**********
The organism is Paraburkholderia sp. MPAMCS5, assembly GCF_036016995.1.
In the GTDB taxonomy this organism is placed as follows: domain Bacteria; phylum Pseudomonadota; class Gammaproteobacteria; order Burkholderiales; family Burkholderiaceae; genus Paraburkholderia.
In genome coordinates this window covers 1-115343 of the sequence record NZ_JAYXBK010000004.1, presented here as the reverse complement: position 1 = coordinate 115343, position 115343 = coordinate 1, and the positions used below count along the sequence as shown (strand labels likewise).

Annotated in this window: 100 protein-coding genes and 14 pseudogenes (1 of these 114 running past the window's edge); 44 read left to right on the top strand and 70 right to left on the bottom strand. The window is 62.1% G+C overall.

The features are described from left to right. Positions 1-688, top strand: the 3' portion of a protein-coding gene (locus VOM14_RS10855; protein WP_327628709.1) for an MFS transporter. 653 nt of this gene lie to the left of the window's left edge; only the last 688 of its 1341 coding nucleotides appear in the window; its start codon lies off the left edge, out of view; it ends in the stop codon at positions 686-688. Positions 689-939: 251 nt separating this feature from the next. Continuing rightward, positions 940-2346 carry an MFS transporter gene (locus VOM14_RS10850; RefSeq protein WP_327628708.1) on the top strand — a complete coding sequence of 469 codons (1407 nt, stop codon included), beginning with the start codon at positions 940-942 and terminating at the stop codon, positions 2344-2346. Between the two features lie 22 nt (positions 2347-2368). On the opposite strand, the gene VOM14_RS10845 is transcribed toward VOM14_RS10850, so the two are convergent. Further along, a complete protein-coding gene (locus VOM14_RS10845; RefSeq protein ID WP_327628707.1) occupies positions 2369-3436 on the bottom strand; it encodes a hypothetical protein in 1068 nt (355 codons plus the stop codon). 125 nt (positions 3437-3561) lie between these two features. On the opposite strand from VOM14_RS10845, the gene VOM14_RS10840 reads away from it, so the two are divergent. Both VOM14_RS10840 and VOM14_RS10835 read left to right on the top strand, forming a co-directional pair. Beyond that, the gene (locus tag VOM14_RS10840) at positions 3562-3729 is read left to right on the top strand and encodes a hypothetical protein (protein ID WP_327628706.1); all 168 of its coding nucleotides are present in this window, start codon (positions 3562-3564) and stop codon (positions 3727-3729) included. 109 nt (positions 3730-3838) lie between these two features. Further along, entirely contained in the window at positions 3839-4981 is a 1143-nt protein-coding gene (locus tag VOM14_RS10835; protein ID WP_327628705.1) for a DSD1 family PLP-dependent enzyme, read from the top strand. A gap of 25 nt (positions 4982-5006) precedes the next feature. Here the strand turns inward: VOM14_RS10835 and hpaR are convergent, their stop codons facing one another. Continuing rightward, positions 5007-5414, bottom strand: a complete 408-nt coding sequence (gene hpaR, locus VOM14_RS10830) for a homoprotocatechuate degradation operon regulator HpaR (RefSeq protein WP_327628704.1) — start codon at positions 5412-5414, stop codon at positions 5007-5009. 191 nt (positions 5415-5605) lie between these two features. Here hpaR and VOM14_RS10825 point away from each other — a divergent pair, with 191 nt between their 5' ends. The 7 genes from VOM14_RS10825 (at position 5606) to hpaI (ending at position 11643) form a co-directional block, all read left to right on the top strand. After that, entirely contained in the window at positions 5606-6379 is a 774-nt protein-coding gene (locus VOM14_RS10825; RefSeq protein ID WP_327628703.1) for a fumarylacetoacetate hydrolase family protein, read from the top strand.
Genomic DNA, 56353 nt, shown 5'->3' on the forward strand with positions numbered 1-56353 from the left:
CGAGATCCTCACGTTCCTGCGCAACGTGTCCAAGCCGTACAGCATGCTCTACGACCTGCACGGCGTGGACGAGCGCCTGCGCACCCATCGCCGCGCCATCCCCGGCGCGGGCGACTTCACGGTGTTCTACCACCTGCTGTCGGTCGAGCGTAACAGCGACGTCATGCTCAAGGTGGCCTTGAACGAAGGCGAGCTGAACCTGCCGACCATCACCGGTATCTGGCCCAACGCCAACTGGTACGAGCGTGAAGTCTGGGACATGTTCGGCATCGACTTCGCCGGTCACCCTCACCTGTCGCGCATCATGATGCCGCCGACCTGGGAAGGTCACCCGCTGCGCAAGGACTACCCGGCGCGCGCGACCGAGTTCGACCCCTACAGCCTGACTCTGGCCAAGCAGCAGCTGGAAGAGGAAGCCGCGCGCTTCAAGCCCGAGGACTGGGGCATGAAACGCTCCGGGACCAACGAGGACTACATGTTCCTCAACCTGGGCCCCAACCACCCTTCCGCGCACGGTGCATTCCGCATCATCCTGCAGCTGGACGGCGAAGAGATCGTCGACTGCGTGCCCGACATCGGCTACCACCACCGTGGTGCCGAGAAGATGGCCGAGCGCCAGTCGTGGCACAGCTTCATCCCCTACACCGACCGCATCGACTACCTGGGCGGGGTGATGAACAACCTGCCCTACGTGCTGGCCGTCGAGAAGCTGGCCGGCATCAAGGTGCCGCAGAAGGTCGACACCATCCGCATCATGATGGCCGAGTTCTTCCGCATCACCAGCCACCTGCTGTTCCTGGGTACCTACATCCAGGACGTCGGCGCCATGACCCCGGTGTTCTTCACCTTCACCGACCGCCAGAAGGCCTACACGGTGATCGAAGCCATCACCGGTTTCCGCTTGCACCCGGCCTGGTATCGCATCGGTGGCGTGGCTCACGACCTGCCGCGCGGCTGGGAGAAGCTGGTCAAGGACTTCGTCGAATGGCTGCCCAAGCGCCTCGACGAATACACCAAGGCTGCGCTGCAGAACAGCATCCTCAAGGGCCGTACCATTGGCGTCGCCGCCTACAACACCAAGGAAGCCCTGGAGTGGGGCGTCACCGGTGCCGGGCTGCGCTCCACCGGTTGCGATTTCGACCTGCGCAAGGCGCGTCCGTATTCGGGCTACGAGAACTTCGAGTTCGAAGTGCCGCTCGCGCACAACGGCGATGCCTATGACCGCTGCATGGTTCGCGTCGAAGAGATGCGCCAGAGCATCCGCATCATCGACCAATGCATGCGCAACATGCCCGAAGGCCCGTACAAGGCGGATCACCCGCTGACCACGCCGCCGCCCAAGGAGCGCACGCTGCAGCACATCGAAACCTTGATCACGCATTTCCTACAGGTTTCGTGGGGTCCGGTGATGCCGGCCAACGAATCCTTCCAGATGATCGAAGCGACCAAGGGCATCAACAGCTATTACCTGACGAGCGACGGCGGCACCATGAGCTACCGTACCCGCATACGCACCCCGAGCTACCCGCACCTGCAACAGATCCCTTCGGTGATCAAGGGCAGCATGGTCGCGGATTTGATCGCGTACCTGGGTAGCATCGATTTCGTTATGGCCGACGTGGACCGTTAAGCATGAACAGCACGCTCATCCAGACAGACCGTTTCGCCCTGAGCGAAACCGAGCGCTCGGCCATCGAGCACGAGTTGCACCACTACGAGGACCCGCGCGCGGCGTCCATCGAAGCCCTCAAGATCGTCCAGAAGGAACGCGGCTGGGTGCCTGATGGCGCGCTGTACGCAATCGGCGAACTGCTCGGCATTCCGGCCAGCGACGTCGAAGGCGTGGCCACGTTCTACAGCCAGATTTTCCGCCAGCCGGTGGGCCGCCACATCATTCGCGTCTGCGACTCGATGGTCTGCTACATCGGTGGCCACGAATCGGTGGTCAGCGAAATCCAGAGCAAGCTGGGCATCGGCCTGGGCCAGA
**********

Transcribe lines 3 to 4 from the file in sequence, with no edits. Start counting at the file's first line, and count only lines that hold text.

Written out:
In genome coordinates this window covers 1-115343 of the sequence record NZ_JAYXBK010000004.1, presented here as the reverse complement: position 1 = coordinate 115343, position 115343 = coordinate 1, and the positions used below count along the sequence as shown (strand labels likewise).

Annotated in this window: 100 protein-coding genes and 14 pseudogenes (1 of these 114 running past the window's edge); 44 read left to right on the top strand and 70 right to left on the bottom strand. The window is 62.1% G+C overall.